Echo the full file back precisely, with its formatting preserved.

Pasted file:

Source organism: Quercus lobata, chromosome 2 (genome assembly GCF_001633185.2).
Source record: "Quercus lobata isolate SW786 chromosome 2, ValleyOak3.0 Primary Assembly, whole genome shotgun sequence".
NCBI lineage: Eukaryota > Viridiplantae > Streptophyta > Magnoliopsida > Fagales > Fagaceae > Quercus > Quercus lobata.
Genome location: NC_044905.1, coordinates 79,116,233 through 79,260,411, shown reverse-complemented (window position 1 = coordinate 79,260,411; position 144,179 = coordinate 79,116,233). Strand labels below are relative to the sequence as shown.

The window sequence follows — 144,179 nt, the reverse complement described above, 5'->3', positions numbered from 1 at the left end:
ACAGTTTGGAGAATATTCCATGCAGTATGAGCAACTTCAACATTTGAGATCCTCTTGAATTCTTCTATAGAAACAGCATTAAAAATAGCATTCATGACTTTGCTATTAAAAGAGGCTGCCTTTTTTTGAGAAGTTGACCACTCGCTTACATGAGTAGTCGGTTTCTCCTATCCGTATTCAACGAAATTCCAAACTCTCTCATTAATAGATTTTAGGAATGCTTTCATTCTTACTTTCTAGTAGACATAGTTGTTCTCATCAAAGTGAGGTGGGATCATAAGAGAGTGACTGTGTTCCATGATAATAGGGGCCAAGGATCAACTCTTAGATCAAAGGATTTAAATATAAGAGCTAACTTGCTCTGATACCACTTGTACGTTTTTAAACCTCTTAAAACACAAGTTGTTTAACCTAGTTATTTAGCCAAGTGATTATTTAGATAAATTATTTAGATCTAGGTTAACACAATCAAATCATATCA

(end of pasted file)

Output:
Source organism: Quercus lobata, chromosome 2 (genome assembly GCF_001633185.2).
Source record: "Quercus lobata isolate SW786 chromosome 2, ValleyOak3.0 Primary Assembly, whole genome shotgun sequence".
NCBI lineage: Eukaryota > Viridiplantae > Streptophyta > Magnoliopsida > Fagales > Fagaceae > Quercus > Quercus lobata.
Genome location: NC_044905.1, coordinates 79,116,233 through 79,260,411, shown reverse-complemented (window position 1 = coordinate 79,260,411; position 144,179 = coordinate 79,116,233). Strand labels below are relative to the sequence as shown.

The window sequence follows — 144,179 nt, the reverse complement described above, 5'->3', positions numbered from 1 at the left end:
ACAGTTTGGAGAATATTCCATGCAGTATGAGCAACTTCAACATTTGAGATCCTCTTGAATTCTTCTATAGAAACAGCATTAAAAATAGCATTCATGACTTTGCTATTAAAAGAGGCTGCCTTTTTTTGAGAAGTTGACCACTCGCTTACATGAGTAGTCGGTTTCTCCTATCCGTATTCAACGAAATTCCAAACTCTCTCATTAATAGATTTTAGGAATGCTTTCATTCTTACTTTCTAGTAGACATAGTTGTTCTCATCAAAGTGAGGTGGGATCATAAGAGAGTGACTGTGTTCCATGATAATAGGGGCCAAGGATCAACTCTTAGATCAAAGGATTTAAATATAAGAGCTAACTTGCTCTGATACCACTTGTACGTTTTTAAACCTCTTAAAACACAAGTTGTTTAACCTAGTTATTTAGCCAAGTGATTATTTAGATAAATTATTTAGATCTAGGTTAACACAATCAAATCATATCA